A mother has revealed how she diagnosed herself with a potentially-fatal genetic disorder after doctors passed off her terrifying symptoms as signs of grief over the death of her nine-day-old baby.
Mom-of-two Lindsey Raudabaugh, 30, from Pennsylvania, found herself bedridden for four months from March 2020 after suffering intense stomach pain along with vomiting and diarrhea nearly every day.
Over the next year and a half, she underwent multiple tests and surgeries, but doctors were unable to diagnose her – and one even went as far as to suggest that her illness was the result of PTSD from the death of her son Asher.
The newborn baby boy was born with a very rare congenital condition called tracheal agenesis, which means that he did not have a windpipe, and he passed away at just nine days old.
But while his death paved the way for new research into the condition, it also sparked a months-long health battle for Lindsey, who spent more than a year trying to get to the bottom of a series of horrific symptoms, from paralysis to hair loss.
It was only after Lindsey took matters into her own hands and began conducting research on her symptoms – only to eventually learn that she does in fact suffer from a condition known as hereditary hemochromatosis, a genetic disorder that can cause severe liver disease and an array of other health problems, and can be fatal if not treated early.
Struggle: A 30-year-old mother from Pennsylvania has revealed how she diagnosed herself with a life-threatening illness after doctors dismissed her symptoms as signs of grief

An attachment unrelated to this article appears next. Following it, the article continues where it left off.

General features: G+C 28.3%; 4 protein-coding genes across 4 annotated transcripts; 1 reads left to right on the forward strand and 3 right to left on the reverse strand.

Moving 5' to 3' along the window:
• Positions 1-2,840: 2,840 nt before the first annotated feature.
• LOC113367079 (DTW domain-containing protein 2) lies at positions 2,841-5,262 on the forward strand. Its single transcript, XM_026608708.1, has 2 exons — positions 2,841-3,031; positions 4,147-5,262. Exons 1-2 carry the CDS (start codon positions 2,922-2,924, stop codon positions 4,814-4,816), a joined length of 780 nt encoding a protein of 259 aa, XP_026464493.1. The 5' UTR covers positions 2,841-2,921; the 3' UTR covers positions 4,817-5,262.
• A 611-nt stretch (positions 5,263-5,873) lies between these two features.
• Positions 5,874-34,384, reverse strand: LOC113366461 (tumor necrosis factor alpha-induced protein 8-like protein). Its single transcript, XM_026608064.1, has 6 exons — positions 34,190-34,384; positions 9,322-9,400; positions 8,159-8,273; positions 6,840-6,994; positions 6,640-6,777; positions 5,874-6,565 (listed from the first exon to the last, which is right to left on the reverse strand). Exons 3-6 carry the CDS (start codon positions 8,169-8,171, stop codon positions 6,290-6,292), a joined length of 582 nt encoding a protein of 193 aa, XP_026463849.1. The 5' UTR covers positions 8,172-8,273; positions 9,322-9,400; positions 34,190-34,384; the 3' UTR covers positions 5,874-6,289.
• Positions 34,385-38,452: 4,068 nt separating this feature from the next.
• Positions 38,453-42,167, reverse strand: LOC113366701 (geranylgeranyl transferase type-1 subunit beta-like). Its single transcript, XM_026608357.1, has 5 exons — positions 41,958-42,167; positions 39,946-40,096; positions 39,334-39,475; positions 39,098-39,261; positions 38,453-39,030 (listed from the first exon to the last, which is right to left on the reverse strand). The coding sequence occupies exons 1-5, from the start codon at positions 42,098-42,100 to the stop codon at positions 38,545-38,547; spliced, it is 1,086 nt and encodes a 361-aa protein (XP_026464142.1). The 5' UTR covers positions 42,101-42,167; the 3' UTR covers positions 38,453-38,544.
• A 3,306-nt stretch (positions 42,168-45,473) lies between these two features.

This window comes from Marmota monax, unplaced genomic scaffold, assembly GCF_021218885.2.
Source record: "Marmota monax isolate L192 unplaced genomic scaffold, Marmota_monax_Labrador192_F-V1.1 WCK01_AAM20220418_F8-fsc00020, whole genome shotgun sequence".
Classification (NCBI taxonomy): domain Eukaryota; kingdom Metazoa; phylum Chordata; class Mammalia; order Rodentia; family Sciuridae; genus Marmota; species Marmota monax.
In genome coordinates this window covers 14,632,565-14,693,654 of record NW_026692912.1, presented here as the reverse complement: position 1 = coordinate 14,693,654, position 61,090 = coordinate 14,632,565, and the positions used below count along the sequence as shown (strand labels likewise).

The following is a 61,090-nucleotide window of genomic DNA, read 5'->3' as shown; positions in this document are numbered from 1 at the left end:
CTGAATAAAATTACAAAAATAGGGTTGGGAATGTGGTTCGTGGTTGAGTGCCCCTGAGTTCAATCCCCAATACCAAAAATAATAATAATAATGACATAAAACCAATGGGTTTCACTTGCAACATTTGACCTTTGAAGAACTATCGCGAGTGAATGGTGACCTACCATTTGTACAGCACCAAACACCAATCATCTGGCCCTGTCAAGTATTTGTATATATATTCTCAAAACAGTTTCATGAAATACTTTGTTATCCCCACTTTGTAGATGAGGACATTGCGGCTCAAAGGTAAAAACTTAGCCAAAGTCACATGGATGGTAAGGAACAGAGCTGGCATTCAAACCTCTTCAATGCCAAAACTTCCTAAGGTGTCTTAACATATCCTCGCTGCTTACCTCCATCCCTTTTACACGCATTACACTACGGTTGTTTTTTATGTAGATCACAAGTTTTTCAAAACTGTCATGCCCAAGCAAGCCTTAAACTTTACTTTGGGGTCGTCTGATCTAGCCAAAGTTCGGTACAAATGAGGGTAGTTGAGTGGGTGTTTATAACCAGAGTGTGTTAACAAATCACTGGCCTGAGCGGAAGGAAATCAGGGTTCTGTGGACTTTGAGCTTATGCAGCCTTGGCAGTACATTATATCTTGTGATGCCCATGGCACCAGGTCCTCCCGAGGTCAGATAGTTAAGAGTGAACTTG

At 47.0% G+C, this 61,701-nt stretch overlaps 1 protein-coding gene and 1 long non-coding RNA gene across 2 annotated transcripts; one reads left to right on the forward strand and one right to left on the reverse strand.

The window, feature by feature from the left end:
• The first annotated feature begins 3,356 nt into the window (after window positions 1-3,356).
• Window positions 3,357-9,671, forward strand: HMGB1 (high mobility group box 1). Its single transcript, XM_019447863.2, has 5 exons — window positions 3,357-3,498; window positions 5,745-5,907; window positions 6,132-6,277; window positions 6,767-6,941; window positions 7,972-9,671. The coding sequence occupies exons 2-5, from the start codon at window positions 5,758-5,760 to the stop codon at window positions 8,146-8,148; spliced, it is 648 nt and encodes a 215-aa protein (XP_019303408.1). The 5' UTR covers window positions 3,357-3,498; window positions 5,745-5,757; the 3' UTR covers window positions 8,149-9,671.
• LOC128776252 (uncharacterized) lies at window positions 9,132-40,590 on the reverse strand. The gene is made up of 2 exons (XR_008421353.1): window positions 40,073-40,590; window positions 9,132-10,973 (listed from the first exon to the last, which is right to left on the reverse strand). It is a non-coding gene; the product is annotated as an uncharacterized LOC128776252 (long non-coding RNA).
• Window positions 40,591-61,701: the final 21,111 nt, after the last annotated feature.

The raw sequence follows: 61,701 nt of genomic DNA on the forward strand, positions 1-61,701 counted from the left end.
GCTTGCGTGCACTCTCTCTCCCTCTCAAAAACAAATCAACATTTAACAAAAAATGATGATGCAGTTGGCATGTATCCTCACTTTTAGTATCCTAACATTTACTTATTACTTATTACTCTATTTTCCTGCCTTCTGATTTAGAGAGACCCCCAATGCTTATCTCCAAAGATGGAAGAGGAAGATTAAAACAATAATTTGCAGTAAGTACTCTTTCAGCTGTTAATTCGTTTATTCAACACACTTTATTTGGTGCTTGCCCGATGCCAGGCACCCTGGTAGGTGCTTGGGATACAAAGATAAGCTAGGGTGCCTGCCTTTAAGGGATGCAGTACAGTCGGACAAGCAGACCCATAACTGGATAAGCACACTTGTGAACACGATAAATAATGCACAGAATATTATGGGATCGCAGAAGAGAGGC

Suffering: Lindsey Raudabaugh began experiencing serious health struggles in March 2020, which began with vomiting and stomach pains and developed into temporary paralysis
Questions: Despite Lindsey’s symptoms continuing to worsen over time, doctors insisted that her health struggles were the results of grief, anxiety, and PTSD over the death of her baby son
Hereditary hemochromatosis is a condition that causes the body to absorb too much iron from the food that you eat, which is then stored in the organs – particularly the liver, heart, and pancreas.
Too much iron can lead to the development of life-threatening conditions, including liver disease, heart problems, and diabetes – meaning that early diagnosis is essential, something that Lindsey says she was unable to do as a result of her treatment by her doctors.
Now, Lindsey is speaking out about her experiences in the hopes of helping others who feel as though their illnesses are being dismissed by doctors – while calling for a change to the way in which medical experts diagnose their patients.
‘I was aggravated and angry because I wasn’t feeling anxious or mentally unwell’ said Lindsey.
‘I had a therapist who told me I was “hypersensitive by nature”, and that I needed to talk about anything other than my illnesses.
‘I attempted medication for both PTSD and anxiety to humor the doctors. None worked and some made my issues worse so I discontinued use immediately.’
Lindsey developed more symptoms, such as convulsions, temporary paralysis from her toes to her shoulders, hair loss across her entire head and weight loss of three-stone in less than three months, as well as her body’s cobalt rising to toxic levels – but doctors still had no answers for her.
She decided to take matters into her own hands, journaling her symptoms every day and researching them online.